Recent shenanigans at Uniswap have raised further questions regarding the true nature of decentralized autonomous organizations in the crypto industry.
By design, a DAO should be automated and decentralized, acting without a typical management structure or board of directors. However, that does not appear to be the case with some of the larger DeFi protocols currently operating.
Most of them have governance-based systems that use tokens to measure proposal and voting power. For some of the leading protocols, it appears that a small minority of big bag holders sway more influence over the entire system than the rest combined.
It would be safe to assume then that these governance structures still mirror the forms of shareholder governance used by most public corporations. In other words, they are not decentralized.
The Uniswap Imbroglio
A prime example of this has been unfolding this week. Back in May, the Harvard Law Blockchain and Fintech Initiative (HLBFI) launched a Uniswap governance proposal for the creation of a DeFi Education Fund (DEF). The fund would have an allocation of one million UNI tokens. Such funds would support educational initiatives and political lobbying for the DeFi sector. The HLBFI was one of the dominant forces in the vote, holding 25% of the votes required for a quorum.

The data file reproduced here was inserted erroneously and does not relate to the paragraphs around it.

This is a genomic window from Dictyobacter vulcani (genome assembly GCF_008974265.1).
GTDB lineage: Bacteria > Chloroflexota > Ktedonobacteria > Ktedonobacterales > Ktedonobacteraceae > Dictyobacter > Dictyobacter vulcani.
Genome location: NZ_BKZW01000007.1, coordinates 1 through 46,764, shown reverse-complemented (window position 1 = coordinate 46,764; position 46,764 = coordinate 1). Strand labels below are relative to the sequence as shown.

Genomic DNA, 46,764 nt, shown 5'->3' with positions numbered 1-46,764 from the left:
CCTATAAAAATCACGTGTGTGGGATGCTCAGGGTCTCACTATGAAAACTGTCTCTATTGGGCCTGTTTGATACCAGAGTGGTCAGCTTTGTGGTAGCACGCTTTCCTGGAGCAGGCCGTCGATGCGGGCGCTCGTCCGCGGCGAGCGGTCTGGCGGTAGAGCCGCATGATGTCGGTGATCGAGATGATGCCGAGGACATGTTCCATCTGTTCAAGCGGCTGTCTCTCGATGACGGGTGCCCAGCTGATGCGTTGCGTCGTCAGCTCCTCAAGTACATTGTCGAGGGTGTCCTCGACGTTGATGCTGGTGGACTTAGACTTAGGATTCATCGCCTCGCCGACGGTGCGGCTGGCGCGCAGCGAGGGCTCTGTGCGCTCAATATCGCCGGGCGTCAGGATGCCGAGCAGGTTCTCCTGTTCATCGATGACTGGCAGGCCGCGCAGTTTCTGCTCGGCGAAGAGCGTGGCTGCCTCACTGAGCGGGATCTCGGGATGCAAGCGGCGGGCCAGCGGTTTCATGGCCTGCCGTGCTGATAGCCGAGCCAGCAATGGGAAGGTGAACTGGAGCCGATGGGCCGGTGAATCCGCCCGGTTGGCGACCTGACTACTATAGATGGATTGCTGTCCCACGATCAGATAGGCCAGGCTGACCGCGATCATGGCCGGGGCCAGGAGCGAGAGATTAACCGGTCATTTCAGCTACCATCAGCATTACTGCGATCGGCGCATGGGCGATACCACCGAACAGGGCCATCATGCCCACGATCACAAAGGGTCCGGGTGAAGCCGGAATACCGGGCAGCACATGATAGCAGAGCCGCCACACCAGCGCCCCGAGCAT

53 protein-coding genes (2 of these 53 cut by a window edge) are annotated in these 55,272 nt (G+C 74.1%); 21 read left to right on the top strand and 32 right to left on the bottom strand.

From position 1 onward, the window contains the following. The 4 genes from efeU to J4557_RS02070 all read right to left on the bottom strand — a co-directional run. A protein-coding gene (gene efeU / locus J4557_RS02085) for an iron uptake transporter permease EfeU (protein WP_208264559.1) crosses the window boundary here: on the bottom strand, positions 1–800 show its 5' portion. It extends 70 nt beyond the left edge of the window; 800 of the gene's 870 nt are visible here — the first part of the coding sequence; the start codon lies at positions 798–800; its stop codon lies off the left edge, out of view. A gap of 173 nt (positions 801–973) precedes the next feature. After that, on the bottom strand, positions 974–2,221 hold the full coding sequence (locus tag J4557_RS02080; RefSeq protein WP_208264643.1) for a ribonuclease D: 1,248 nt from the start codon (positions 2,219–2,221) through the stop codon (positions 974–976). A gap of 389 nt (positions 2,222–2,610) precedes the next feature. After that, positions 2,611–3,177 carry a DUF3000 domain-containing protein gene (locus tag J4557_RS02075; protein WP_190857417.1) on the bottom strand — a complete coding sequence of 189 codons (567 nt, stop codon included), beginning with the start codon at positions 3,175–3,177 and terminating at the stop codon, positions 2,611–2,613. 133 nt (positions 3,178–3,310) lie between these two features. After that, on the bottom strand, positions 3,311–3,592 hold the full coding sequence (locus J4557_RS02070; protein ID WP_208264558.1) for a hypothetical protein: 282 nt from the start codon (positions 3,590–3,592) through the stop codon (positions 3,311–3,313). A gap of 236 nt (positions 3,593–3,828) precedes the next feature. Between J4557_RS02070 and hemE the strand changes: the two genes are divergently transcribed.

The vote passed, and the fund was created. This week, contrary to its pledge to liquidate UNI funds over a four-year period, the DEF sold 500,000 tokens for 10.2 million USDC. As a result, UNI prices have dumped 17% since Monday, and industry observers have demanded more transparency.
One of the primary advocates for real decentralization, Chris Blec, filed a letter of his own to the Uniswap governance forum asking some critical questions about the proceedings. On July 14, Uniswap’s founder, Hayden Adams, had blocked his Twitter account.
— Chris Blec (@ChrisBlec) July 14, 2021
It is not the first time Uniswap governance has come into question. Its first-ever vote in October 2020 was for a proposal to reduce the number of votes required for a quorum and further centralize the process.
This would grant more than half the entire voting power to just two entities: Dharma and Gauntlet. Of course, both entities voted in favor of it.
DeFi Governance Corporation Style
Other major DeFi protocols such as Compound Finance also have a few top-heavy token holders that sway much more influence over voting than the majority. Those with heavy VC investment are also governed at the whim of the big bag holders that scooped up millions of tokens during closed-door sales.
DeFi protocols cannot really be considered decentralized if their governance systems are controlled by a minority of whales. This is akin to a board of directors or top shareholders controlling a corporation.
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